Monthly Archives: June 2013

A Perpetual Shadow in History

By Elise Brown-Dussault

The view from the mountain

The view from the mountain

I imagine that the way an outsider would have observed our trek to Livingstonia—sweat dripping from our temples, hiking boots skidding on loose pebbles, dry coughs triggered by the heavy dust—hardly differed from how Livingstone and his comrades appeared when they were first led up the mountain by Malawians in the 19th century. Although the times and circumstances have changed, the essential has remained the same: that Westerners, in an attempt to understand and adapt, relied heavily on the locals to try and develop what they felt was a dire situation. I’ll wager that the Malawians who helped him establish his mountaintop city were amused, just like those who accompanied us on our hike; a slight smile splayed on their lips as they skipped nimbly up the path, while our eyes bulged in fear of the incredible altitude. There is no doubt in my mind that David Livingstone and his company would have perished without the local help they received—and yet their names are forgotten on Livingstonia’s relics and monuments. It seems terribly unfair, especially since the Malawians were the ones to carry the materials up the mountain to build the city in the first place, that they are denied of any credit.

This particular historical sequence is in no way unique. Most cases of colonialism include the thankless work of natives which had previously occupied the land, such as the case in most American colonies. But after the difficulties we encountered ascending to Livingstonia, the injustice seemed particularly prominent. I can’t even begin to understand how grueling it must have been to climb the steep 20 kilometers when even walking down left us winded.

Throughout our journey, we have almost always been treated as treasured guests—as friends. It makes me feel slightly uneasy to think that even after the azungus have freely altered the environmental, political and educational context of Malawi (with minimal consideration of those affected) that we are greeted as benefactors. Nevertheless, I do keep in mind that I’ve come here with only my best intentions and that it’s improper to continually expect contempt from our hosts. Instead, I focus on being merciful for this friendly reception. With each passing day and after every unfortunate incident (most of them including Old Breaky, our bus) I am floored with the kindness and concern we are granted.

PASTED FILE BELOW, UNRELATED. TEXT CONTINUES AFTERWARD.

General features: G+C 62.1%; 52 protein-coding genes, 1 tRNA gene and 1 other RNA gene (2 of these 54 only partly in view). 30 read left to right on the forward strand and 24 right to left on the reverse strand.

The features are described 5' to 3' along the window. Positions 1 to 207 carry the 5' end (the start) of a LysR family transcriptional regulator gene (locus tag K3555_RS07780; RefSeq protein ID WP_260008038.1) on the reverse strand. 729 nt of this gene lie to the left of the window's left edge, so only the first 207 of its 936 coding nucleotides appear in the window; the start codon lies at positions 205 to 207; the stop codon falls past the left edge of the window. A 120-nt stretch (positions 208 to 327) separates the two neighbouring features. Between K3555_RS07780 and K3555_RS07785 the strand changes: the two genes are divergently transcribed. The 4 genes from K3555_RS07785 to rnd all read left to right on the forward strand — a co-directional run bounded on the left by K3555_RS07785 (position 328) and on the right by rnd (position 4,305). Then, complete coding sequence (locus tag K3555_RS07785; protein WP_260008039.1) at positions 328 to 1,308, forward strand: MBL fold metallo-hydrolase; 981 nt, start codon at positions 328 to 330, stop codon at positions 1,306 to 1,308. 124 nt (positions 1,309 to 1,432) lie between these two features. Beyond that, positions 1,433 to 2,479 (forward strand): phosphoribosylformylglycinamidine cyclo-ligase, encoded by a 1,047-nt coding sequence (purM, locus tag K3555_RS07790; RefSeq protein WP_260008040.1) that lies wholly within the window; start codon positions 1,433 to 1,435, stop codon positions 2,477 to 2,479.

A monument to Livingstone's men

A monument to Livingstone’s men

Livingstone, despite his shortcomings, was also full of benevolent intent. According to our guide, he chose to build his city atop the mountain because he’d observed a significantly lower malaria rate amongst those who lived there. His decision, although impractical, wasn’t completely illogical. Perhaps he dreamed of a better life for himself and the locals; one where the devastating illness wasn’t so prevalent. My only hope is that we, in this new generation of azungus, can continue to work in partnership with Malawians to develop their country but also remember to give credit where it is due.

A Near Death Adventure

By Louisa Niedermann

Day 18:

View from my lodge

View from my lodge

We got up early like we normally do when we are headed on our weekend adventures.  This weekend we are headed to Livingstonia, which is a village at the top of a mountain. In general I try and sleep as much as I can during our road trips. Today was no different, until we hit the bottom of the mountain and our bus was going to start to climb. I don’t think anyone expected what was yet to come. The road was filled with stones; the bus ride was very bumpy as it went side to side all the way up the hill. At times, the bus was so close to the edge, all I could picture was the bus tumbling all the way down the hill where the bottom was nowhere in site. Although there were near death experiences, our driver was really good and controlled the bus very well. When we were almost at the top, the bus stalled at a steep point. My heart started racing and I saw my life flash in front of me. We all had to get out of the bus and Dr. Stonebanks and Arshad gave the bus a little push and it was able to climb up the rest of the mountain without difficultly.